I could have avoided that by doing my research, but also by taking smaller steps first. A simple D-shaped buckle would have served me perfectly, as I now recognize, and in my opinion even a simple leather strap, a piece of hemp rope or a pleated band would have been sufficient.

After a while, when my ambitions grew and my methods of research got better, I recognized that the issue with belts was a big one, because of a simple fact: tunics, trousers, shoes and knifes are somewhat generic in their overall look, it is hard to specify a reenactors region and timeframe by them alone. The fittings of a belt, however, can identify a person, if they are shaped according to a specific find. That is not only true for belts, but for jewellery in general. That’s way you can easily spot for example a brooch from Gotland on Norwegian woman’s apron, and it can be supposed she did not do her research properly. For belts it is much the same, regions and timeframes get mixed and mingled with others or are chosen wrongly, horsegear appears on people, and even unintended crossdressing can happen. Therefore, I decided that I had to purchase something that would fit the region and timeframe our group depicted better. The Gokstad ship-burial seemed obvious in that regard, because I am the leader of our group and was supposed to show some wealth in my kit.

This was actually of a great difficulty for me. Showing wealth in your kit is, to some extent, forcing you to be wealthy in reality too. Of course a modern recreation of a period piece does not match the worth of the original, but they can be quite expensive anyways. Needless to tell any reenactor that this hobby is an expensive one, I am sure.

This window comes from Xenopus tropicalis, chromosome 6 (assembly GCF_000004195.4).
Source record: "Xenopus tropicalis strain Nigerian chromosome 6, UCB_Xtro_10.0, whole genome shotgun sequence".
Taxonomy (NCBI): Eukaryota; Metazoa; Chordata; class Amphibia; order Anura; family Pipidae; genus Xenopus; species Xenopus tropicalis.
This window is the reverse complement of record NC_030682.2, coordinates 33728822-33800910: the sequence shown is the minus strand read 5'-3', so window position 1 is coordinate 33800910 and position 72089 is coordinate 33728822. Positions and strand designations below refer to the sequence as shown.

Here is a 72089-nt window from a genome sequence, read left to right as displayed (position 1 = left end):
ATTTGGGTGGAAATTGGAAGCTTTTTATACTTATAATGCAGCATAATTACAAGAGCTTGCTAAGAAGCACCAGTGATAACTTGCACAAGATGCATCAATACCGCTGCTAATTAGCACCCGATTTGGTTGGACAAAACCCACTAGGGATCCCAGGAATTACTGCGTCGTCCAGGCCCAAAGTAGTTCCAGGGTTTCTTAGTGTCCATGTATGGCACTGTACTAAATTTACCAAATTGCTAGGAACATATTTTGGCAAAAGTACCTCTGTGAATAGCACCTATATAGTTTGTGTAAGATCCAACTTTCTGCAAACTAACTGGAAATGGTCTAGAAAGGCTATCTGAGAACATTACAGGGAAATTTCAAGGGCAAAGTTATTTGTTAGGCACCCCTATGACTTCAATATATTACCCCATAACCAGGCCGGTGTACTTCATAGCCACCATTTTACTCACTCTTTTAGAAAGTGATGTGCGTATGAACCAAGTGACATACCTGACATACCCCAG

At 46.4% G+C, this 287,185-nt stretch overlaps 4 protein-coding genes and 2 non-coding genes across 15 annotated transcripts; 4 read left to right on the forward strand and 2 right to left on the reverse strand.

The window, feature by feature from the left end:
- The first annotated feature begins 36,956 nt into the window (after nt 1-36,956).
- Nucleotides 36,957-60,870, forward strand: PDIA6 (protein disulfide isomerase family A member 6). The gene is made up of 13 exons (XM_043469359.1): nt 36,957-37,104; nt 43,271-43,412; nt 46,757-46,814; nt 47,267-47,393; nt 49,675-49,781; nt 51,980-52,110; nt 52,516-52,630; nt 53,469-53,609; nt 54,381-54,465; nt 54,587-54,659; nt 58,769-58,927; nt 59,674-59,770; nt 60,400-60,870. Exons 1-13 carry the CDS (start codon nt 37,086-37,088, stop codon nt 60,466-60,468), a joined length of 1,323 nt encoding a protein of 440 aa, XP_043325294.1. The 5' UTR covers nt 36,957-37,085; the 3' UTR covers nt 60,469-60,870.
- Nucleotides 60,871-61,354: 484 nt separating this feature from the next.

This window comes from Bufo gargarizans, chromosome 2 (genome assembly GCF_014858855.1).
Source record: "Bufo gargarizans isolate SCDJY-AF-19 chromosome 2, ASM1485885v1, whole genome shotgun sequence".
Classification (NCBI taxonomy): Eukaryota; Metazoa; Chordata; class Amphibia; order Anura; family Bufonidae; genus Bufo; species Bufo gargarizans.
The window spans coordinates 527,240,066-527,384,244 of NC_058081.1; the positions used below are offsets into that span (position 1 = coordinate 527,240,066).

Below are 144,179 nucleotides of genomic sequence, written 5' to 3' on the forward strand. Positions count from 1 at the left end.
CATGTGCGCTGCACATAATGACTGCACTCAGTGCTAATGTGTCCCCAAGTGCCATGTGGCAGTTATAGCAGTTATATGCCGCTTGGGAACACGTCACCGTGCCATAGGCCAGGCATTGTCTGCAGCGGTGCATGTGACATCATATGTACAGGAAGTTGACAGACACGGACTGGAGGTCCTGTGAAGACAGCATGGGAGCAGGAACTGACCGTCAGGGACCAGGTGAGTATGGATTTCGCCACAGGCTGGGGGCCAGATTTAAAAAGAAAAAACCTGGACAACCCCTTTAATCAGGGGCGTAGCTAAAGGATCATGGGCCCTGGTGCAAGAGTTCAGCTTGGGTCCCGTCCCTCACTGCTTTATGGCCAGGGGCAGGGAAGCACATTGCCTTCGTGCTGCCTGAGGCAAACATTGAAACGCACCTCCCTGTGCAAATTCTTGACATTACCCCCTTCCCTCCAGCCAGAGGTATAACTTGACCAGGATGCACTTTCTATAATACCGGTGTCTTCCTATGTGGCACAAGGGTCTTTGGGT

When I decided to get myself Gokstad belt, I checked out some artisans who cast belt-fittings, located in Germany. The prices were stunning, and in the end I went along with a kind of poor recreation from an e-shop, that only featured the buckle and strap-end I desired, but no further ornaments, and it was smaller in size than the original. I went along with that for some years, but I was never fully satisfied. It was by mere chance that I later discovered a maker in Poland, who had quite reasonable prices and sold belts with Gokstad fittings. The assambling of the belt was not perfect, because the fittings were placed in a way, that they would be visible if one used the famous belt-knot that is widely accepted in reenactment, but for which there is not real evidence I have knowledge of. So I ordered the fittings only, and intended to assemble the belt myself.

Meanwhile I asked one of our group members, who had allready gained some experience in dying leather with period ingredients, if he could dye a strap for my belt in a bright red, making the finished piece more imposing. He came up with a recipe he found in the Mappae Clavicula, speaking of red wine and kermes. Cochineal was used as a replacement for kermes, again a matter of finances. The result was great. The belt did not become bright red, as intended, but took on dark, almost purple red, much like the colour of wine. For me, it is mostly that colour that makes the belt so great. When the ormaments arrived in the end, I only had to assamble the whole thing. Now I’m finally satisfied with my attire, even if the belt is not yet finished, since I’m still lacking one specific fitting, that I will add when I manage to find it. So my journey to a beautiful belt was a long one, and I have not yet fully completed it, but I am happy that my kit is again a bit improved. And that is, by all means, a process, that can never really end.


tomasTomáš Vlasatý

Marobud, Czech Republic